Tuesday, November 2, 2010

362. LA Woman. They could do albums too.

Album: LA Woman
Artist: The Doors
Year: 1971
Genre: Rock

Tracks

  1. The Changeling
  2. Love Her Madly
  3. Been Down So Long
  4. Cars Hiss by My Window
  5. L.A. Woman
  6. L'America
  7. Hyacinth House
  8. Crawling King Snake
  9. The WASP (Texas Radio and the Big Beat)
  10. Riders on the Storm


One of my discoveries of the countdown so far has to be the Doors. I'm not saying I was unaware of Jim Morrison before I started this project, I'm saying I didn't realise how consistent they were as a band. My experiences with Doorsdom had been limited to the greatest hits and a few live albums I've heard. Sitting down and listening to two of their albums from start to finish has made me appreciate how good they were as songwriters and musicians.

LA Woman grabs you from the first track. I'd never heard The Changeling and it made me wonder why it's taken me this long to catch up with it. Any other band would have put this out as a single and it would have charted well but the Doors had better songs to give the general public. The Changeling is good, blues based rock and roll, as is pretty much the rest of the album. The title track and Love Her Madly are two of the biggest hits from they album and they deserve their place in whichever "Best Rock songs of all time" list is prepared to count them. Been Down so long, Cars Hiss By My Window and Crawling Kingsnake are great blues tracks. L'america and the Hyacinth house are a bit of a flat spot on the album and WASP (Texas Radio and the Big Beat) is an overly self-indulgence poem by Morrison that Krieger's guitar struggles desperately to salvage.

Far and away the best song on the album is The Doors biggest hit and possibly one of the best songs of the early seventies. Riders on the Storm is unlike anything anyone else was putting on vinyl at the time. It's creepy, hypnotic, mesmerizing and flat out fantastic. Of course I've heard this song before but for some reason it never really affected me the way it did when I heard it the other day. I'm not sure if it was just because I was listening closely or because the tracks preceeding it had conditioned me to really enjoy it. There's definitely something to be said for hearing a song in it's right place in a tracklisting. Certainly it benefits from not having the opening marred by some dickhead saying: "Weather bureau predicts some nasty weather on the way, rain, hail, it's gonna be ugly folks... here's The Doors with Riders on the Storm," which is how it gets announced every time it gets radio airplay.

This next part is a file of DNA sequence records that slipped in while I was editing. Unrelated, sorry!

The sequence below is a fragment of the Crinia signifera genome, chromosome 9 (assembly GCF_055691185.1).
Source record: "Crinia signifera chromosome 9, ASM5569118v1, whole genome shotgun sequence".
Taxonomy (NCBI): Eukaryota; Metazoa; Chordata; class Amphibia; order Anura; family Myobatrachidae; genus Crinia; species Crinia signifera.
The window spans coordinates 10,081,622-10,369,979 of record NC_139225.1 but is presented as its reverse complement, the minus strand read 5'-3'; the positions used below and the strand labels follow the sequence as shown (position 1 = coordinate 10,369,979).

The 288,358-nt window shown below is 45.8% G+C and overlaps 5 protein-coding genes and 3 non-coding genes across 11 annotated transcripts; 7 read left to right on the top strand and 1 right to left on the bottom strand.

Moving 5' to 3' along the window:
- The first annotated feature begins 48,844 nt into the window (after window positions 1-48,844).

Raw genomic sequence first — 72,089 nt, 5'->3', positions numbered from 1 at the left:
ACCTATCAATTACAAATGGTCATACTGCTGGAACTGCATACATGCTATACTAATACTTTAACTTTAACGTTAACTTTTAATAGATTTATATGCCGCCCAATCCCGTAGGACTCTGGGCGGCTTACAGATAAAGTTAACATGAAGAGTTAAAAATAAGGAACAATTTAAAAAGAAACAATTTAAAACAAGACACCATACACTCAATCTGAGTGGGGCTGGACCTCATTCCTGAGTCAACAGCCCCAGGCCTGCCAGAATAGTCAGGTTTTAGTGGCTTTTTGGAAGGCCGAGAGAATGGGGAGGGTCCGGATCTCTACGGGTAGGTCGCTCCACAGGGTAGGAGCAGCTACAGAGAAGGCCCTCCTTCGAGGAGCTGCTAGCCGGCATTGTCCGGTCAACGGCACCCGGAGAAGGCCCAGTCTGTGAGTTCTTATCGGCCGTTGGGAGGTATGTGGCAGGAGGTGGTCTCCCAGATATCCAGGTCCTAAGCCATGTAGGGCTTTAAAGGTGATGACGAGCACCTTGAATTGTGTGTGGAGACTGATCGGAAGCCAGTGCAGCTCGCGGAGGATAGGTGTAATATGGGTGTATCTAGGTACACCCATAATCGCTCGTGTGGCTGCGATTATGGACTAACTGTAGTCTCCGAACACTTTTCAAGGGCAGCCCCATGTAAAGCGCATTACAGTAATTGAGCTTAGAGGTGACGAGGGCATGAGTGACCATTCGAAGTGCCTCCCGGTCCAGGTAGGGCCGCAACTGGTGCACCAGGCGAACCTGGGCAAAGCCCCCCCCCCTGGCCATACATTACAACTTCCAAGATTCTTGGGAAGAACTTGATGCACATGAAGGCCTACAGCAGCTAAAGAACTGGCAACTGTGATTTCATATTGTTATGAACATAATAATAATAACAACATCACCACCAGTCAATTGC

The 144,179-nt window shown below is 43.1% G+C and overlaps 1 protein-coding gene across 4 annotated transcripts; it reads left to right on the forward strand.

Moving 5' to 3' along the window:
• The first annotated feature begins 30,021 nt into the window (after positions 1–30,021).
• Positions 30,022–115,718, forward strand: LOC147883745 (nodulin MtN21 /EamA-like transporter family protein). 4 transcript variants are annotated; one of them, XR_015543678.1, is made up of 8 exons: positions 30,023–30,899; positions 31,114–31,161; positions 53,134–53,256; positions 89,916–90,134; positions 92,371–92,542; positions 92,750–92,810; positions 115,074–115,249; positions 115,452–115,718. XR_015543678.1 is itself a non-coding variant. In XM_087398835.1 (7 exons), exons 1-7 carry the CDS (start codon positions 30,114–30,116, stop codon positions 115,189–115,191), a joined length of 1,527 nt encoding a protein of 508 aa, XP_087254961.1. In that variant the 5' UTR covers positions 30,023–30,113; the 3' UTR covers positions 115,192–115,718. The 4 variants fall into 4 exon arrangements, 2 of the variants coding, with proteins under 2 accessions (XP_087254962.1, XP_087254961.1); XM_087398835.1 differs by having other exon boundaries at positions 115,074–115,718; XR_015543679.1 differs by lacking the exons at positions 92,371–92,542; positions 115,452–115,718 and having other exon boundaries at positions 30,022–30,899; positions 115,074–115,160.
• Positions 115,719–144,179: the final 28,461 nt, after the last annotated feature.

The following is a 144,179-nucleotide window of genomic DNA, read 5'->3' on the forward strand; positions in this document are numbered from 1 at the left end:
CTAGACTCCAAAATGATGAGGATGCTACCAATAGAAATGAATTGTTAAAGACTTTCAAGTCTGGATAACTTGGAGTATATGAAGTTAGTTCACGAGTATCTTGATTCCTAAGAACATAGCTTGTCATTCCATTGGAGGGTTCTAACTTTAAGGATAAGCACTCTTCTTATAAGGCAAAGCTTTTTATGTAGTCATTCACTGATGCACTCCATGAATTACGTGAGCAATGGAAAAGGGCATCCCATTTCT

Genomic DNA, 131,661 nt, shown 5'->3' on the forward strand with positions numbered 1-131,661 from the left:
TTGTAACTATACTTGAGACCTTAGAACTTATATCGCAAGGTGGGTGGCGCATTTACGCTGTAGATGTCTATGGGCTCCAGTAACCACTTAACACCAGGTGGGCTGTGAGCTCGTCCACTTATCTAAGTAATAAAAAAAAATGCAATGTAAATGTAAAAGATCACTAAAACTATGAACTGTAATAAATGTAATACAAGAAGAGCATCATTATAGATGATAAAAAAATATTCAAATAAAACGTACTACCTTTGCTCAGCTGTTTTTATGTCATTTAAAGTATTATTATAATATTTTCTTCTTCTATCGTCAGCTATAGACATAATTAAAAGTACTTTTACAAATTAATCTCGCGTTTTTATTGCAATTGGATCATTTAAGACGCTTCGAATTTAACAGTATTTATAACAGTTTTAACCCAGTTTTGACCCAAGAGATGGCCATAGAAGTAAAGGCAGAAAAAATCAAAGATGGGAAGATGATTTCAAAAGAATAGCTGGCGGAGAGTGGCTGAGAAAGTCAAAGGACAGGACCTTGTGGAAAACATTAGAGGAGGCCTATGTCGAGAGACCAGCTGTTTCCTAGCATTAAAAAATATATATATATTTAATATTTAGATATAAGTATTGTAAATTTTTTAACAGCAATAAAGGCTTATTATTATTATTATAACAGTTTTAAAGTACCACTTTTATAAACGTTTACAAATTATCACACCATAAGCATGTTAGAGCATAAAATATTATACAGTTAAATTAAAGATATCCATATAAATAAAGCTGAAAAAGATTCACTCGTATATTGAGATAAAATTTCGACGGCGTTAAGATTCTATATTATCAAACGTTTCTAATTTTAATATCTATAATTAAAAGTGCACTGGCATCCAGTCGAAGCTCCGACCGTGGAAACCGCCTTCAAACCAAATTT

The main reason Riders is such a good song is because it allows all The Doors a chance to shine. Robby Krieger is a much better guitarist than people give him credit for. People may enjoy debating Page, Clapton and Beck but all the while Robby is pulling off some tasty solos and proving he has a real feel for the blues. Ray Manzarek is a unique keyboard player who doesn't really sound like anyone else and The Storm song is his greatest moment in the sun. Ray's keys are funky and groovy and perfectly evocative of a fairly persistent downpour. Densmore is a tight drummer and at no point does he fall of his stool or smack himself in the forehead with a stick- which sometimes is all that's required of the guy who hangs around with the musicians.

The final aspect that makes Riders so good is that Jim Morrison shuts up. Don't get me wrong I have nothing against his vocal abilities, quite the contrary, but it's important that the guy behind the mike knows how to back away from time to time. During the song's long soloing passages Jim lets the rest of the band have their opportunity to crawl out from under his massive stage presence and feel some love. Jim's undeniable Charisma overshadowed the rest of the band completely and made him one of Rocks most recognisable Rock stars and granted the rest of the band virtual anonymity. Personally I think this is a real pity because the other members could stand equal in terms of talent. That's why albums like this one are the best way to appreciate The Doors. Sadly as a live unit the cult of Jim forced the band to become his backing outfit and their concerts were worse off for it.

If you're only Doors experience is on radio or from a Best Of then check LA Woman out.

Highlight: Riders on the Storm
Lowlight: WASP

Influenced by: The Blues and shamanism.
Influenced: Teenage boys searching for a hero.

Favourite Amazon Customer Review Quote: "Did you know that "Mr. Mojo Risin'" is a perfect anagram for Jim Morrison?"

-No. No I didn't. But I do now and I thank you for telling me.

So have the met an LA Woman? And did you love her madly or think she was just a crawling King Snake? Let me know below.

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